Basra's potential as a tourist destination is "quite phenomenal", offering everything from historic sites to bird watching, according to Britain's Consul General in southern Iraq.
The city was once known as the "Venice of the East", but today it is still emerging from the effects of decades of neglect under Saddam Hussein, a series of wars and a bloody insurgency.
But British Consul General Nigel Haywood says it now sees itself as a future rival to Dubai - albeit with much more to offer.
He said: "The tourism potential for Basra is actually quite phenomenal. It's just not there yet."
Mr Haywood cited the example of a bird watcher he met at a party while he was back home in the village of Corfe Castle in Dorset.
The ornithologist enthused about the Basra warbler and the fact that the province is on major bird migration routes, leading the Consul General to wonder whether British RSPB members might one day flock to southern Iraq.
Basra already has one five-star hotel nearing completion and Iranian investors are proposing to build a second.
Mr Haywood said: "It sees its future as a major cosmopolitan trading city on one of the key transport routes from East to West...
"(Dubai) is the direction of travel that Basra would like to take - except that it would see itself as having much more than Dubai."
But he added: "I think it's going to be a long time before people come out here for beach holidays.
"The city itself has the potential to look absolutely stunning, but there's a long way to go."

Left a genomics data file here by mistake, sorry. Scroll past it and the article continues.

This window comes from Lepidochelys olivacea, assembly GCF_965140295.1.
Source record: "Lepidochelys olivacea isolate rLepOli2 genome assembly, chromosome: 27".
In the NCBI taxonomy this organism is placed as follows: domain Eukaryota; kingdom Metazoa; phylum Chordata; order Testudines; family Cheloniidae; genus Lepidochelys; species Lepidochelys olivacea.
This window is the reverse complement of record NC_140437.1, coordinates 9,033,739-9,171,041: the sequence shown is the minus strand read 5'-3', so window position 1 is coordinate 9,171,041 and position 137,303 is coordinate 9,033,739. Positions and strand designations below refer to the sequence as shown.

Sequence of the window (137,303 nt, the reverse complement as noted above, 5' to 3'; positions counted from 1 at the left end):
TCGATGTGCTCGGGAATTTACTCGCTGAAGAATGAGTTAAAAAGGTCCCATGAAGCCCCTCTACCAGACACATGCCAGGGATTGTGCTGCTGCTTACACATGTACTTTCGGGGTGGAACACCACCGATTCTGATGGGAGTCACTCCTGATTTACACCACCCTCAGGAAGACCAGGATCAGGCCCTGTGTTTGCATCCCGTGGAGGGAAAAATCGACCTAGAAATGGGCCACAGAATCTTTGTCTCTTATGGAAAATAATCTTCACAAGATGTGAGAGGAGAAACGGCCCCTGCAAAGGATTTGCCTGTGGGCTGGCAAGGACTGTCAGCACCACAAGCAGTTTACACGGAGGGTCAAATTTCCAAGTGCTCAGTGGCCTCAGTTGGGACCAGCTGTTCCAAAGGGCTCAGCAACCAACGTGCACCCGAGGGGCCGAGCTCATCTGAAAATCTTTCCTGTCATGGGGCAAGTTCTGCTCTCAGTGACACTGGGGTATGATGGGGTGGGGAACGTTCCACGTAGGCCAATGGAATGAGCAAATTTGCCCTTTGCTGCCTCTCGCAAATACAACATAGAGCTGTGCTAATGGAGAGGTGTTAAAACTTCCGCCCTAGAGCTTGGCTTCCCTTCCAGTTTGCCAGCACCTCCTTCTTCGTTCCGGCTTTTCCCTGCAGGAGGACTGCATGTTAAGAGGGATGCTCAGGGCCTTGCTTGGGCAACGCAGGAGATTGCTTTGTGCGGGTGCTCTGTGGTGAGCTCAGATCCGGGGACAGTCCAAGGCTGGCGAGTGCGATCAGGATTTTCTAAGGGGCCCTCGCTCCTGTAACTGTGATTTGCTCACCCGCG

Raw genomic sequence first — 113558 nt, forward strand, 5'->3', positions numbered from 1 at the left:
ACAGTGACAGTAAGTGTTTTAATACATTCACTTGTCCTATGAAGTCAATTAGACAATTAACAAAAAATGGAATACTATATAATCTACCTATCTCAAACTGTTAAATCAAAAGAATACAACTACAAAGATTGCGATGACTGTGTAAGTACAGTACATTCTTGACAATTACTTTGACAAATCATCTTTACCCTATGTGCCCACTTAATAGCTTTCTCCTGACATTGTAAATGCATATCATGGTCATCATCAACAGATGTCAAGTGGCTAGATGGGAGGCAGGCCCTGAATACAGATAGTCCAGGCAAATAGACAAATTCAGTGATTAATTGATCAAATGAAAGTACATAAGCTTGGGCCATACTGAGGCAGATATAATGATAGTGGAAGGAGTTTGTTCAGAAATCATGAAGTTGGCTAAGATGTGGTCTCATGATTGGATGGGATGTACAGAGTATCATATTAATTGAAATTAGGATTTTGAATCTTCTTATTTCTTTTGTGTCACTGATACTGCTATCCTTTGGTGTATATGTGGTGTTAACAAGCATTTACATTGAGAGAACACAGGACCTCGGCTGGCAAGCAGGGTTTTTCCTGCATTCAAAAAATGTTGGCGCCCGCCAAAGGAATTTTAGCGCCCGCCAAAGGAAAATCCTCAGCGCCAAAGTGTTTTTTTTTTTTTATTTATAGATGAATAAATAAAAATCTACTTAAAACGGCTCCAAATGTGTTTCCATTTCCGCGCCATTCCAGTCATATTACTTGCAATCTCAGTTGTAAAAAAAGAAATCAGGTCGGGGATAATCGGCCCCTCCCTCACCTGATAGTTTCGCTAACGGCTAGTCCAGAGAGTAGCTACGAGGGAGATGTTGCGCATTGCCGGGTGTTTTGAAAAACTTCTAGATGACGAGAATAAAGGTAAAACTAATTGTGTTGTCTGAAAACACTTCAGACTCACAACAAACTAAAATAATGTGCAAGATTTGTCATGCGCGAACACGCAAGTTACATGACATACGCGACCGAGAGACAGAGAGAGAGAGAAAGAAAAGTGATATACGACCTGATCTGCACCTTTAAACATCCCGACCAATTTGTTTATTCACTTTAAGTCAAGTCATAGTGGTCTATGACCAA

Basra was on the itinerary of a small group of adventurous Western tourists - among them five Britons - who visited Iraq earlier this month in the first trip of its kind since the 2003 invasion.
Mr Haywood has seen the security situation in the city improve dramatically since he arrived in April 2008.
But he is not keen to encourage other British tourists to visit Iraq in the immediate future.
He said: "Foreign and Commonwealth Office advice remains what it says on our website, which is: Don't come here unless your travel is essential.
"It's still arguably a risky activity, we still have people held hostage here. That always has to be borne in mind.
"While investors are likely to be able to put in place good security arrangements for their visitors, individual tourists are less likely to."
Mr Haywood is not expecting a rush of UK holiday makers to arrive in Iraq, and anticipates that the British consulate in Basra will become focused primarily on promoting business ties.
"Consulates abroad are there for the protection of British citizens, although increasingly if you look at the way our consulates operate, much of the work is promotion of trade and investment," he said.
"That's the kind of consulate I would expect to see here in the future."